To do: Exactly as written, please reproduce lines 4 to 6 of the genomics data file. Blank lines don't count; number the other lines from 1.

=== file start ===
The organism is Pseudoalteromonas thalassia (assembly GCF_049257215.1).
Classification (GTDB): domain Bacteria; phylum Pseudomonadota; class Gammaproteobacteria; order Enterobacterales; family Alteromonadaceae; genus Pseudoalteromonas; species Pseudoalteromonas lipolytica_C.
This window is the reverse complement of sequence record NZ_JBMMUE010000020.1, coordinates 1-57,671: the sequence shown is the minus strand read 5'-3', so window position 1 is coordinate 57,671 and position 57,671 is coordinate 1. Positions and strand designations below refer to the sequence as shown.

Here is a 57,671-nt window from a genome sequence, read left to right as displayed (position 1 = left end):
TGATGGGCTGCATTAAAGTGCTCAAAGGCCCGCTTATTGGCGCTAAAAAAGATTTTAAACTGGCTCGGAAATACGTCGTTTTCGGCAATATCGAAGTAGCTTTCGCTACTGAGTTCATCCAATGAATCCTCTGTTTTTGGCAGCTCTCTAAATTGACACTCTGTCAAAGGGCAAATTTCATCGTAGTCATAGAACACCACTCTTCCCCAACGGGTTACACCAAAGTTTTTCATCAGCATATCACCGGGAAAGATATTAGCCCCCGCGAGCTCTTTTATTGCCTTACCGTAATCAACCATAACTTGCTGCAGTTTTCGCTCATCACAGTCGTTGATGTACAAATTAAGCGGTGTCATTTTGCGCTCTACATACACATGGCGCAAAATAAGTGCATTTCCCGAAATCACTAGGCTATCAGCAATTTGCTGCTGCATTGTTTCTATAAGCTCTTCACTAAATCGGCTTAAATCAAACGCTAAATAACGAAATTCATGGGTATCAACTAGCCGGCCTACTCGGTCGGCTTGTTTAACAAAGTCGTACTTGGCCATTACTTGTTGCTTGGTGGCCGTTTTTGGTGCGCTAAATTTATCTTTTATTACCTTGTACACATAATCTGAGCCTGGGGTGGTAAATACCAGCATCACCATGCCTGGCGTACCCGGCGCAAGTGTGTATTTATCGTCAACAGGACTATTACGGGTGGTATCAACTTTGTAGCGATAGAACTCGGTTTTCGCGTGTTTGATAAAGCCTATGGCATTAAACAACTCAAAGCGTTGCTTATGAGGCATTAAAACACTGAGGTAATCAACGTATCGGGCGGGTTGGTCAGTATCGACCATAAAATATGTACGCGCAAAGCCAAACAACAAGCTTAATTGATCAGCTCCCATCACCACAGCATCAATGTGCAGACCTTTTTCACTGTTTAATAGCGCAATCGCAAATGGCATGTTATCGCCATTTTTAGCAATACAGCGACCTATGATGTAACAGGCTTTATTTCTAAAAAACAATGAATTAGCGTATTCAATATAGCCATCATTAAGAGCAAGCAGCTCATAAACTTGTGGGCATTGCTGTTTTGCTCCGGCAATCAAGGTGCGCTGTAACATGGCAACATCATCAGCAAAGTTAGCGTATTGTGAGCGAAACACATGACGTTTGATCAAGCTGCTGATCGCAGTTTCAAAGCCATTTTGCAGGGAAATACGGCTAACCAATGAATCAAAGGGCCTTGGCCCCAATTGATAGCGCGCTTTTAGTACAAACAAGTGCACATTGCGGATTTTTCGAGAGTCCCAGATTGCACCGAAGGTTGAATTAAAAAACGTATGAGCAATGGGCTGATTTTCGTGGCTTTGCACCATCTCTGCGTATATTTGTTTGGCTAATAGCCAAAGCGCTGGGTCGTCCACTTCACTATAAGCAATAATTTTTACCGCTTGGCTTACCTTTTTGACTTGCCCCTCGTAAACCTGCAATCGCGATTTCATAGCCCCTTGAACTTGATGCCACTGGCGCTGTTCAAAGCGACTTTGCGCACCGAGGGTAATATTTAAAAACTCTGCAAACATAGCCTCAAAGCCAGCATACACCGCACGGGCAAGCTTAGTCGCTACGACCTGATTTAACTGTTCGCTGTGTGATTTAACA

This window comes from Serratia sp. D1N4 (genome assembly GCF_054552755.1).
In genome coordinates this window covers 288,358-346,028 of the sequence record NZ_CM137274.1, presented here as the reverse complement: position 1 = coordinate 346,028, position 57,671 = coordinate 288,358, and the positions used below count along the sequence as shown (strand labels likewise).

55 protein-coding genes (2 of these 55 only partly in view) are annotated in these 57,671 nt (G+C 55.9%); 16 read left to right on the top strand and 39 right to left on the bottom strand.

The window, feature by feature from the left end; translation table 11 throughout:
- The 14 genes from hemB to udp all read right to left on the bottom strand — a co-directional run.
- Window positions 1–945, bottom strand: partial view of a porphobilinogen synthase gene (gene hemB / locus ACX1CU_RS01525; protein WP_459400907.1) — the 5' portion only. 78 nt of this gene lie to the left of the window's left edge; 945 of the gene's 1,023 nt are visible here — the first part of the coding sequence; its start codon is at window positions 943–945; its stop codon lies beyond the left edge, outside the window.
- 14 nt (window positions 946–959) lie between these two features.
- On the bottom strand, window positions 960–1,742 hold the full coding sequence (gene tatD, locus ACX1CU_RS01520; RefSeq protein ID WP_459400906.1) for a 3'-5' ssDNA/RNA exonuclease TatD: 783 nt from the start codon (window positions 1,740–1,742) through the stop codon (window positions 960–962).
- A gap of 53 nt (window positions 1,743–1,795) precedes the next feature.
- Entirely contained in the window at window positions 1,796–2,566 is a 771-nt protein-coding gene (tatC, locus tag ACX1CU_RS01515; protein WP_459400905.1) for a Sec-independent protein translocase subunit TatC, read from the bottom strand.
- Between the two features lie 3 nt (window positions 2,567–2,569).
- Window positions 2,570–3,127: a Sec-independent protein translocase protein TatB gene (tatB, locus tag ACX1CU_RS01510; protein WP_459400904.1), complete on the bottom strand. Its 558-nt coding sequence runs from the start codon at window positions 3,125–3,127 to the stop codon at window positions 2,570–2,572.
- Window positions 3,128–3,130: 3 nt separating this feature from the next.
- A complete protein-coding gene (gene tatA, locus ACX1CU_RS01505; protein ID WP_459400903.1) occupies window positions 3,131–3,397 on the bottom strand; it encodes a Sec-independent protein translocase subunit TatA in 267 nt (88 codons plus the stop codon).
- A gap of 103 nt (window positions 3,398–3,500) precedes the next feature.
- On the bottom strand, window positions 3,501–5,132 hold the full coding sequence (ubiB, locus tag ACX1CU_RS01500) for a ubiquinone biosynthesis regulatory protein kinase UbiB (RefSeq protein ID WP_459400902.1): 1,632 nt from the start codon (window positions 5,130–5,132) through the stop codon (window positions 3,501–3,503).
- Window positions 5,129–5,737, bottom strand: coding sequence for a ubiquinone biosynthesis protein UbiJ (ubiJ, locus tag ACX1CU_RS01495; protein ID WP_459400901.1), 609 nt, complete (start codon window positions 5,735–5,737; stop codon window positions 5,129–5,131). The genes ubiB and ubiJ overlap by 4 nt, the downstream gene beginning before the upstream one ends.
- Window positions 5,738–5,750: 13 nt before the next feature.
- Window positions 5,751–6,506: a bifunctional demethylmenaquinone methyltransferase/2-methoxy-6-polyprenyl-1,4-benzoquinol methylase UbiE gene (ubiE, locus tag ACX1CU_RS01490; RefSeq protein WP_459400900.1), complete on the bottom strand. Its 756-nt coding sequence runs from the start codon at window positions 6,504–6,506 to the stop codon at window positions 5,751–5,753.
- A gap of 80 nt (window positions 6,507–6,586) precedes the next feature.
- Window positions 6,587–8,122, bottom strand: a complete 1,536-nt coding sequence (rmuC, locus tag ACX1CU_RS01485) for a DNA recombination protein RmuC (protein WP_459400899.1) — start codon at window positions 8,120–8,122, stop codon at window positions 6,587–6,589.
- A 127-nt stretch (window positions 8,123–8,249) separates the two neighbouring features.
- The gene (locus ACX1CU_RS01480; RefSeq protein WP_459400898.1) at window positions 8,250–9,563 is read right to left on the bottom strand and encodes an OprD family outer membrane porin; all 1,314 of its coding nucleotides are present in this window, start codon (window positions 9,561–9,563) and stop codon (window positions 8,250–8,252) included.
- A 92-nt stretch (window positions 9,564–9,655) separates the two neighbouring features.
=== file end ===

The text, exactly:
Here is a 57,671-nt window from a genome sequence, read left to right as displayed (position 1 = left end):
TGATGGGCTGCATTAAAGTGCTCAAAGGCCCGCTTATTGGCGCTAAAAAAGATTTTAAACTGGCTCGGAAATACGTCGTTTTCGGCAATATCGAAGTAGCTTTCGCTACTGAGTTCATCCAATGAATCCTCTGTTTTTGGCAGCTCTCTAAATTGACACTCTGTCAAAGGGCAAATTTCATCGTAGTCATAGAACACCACTCTTCCCCAACGGGTTACACCAAAGTTTTTCATCAGCATATCACCGGGAAAGATATTAGCCCCCGCGAGCTCTTTTATTGCCTTACCGTAATCAACCATAACTTGCTGCAGTTTTCGCTCATCACAGTCGTTGATGTACAAATTAAGCGGTGTCATTTTGCGCTCTACATACACATGGCGCAAAATAAGTGCATTTCCCGAAATCACTAGGCTATCAGCAATTTGCTGCTGCATTGTTTCTATAAGCTCTTCACTAAATCGGCTTAAATCAAACGCTAAATAACGAAATTCATGGGTATCAACTAGCCGGCCTACTCGGTCGGCTTGTTTAACAAAGTCGTACTTGGCCATTACTTGTTGCTTGGTGGCCGTTTTTGGTGCGCTAAATTTATCTTTTATTACCTTGTACACATAATCTGAGCCTGGGGTGGTAAATACCAGCATCACCATGCCTGGCGTACCCGGCGCAAGTGTGTATTTATCGTCAACAGGACTATTACGGGTGGTATCAACTTTGTAGCGATAGAACTCGGTTTTCGCGTGTTTGATAAAGCCTATGGCATTAAACAACTCAAAGCGTTGCTTATGAGGCATTAAAACACTGAGGTAATCAACGTATCGGGCGGGTTGGTCAGTATCGACCATAAAATATGTACGCGCAAAGCCAAACAACAAGCTTAATTGATCAGCTCCCATCACCACAGCATCAATGTGCAGACCTTTTTCACTGTTTAATAGCGCAATCGCAAATGGCATGTTATCGCCATTTTTAGCAATACAGCGACCTATGATGTAACAGGCTTTATTTCTAAAAAACAATGAATTAGCGTATTCAATATAGCCATCATTAAGAGCAAGCAGCTCATAAACTTGTGGGCATTGCTGTTTTGCTCCGGCAATCAAGGTGCGCTGTAACATGGCAACATCATCAGCAAAGTTAGCGTATTGTGAGCGAAACACATGACGTTTGATCAAGCTGCTGATCGCAGTTTCAAAGCCATTTTGCAGGGAAATACGGCTAACCAATGAATCAAAGGGCCTTGGCCCCAATTGATAGCGCGCTTTTAGTACAAACAAGTGCACATTGCGGATTTTTCGAGAGTCCCAGATTGCACCGAAGGTTGAATTAAAAAACGTATGAGCAATGGGCTGATTTTCGTGGCTTTGCACCATCTCTGCGTATATTTGTTTGGCTAATAGCCAAAGCGCTGGGTCGTCCACTTCACTATAAGCAATAATTTTTACCGCTTGGCTTACCTTTTTGACTTGCCCCTCGTAAACCTGCAATCGCGATTTCATAGCCCCTTGAACTTGATGCCACTGGCGCTGTTCAAAGCGACTTTGCGCACCGAGGGTAATATTTAAAAACTCTGCAAACATAGCCTCAAAGCCAGCATACACCGCACGGGCAAGCTTAGTCGCTACGACCTGATTTAACTGTTCGCTGTGTGATTTAACA

This window comes from Serratia sp. D1N4 (genome assembly GCF_054552755.1).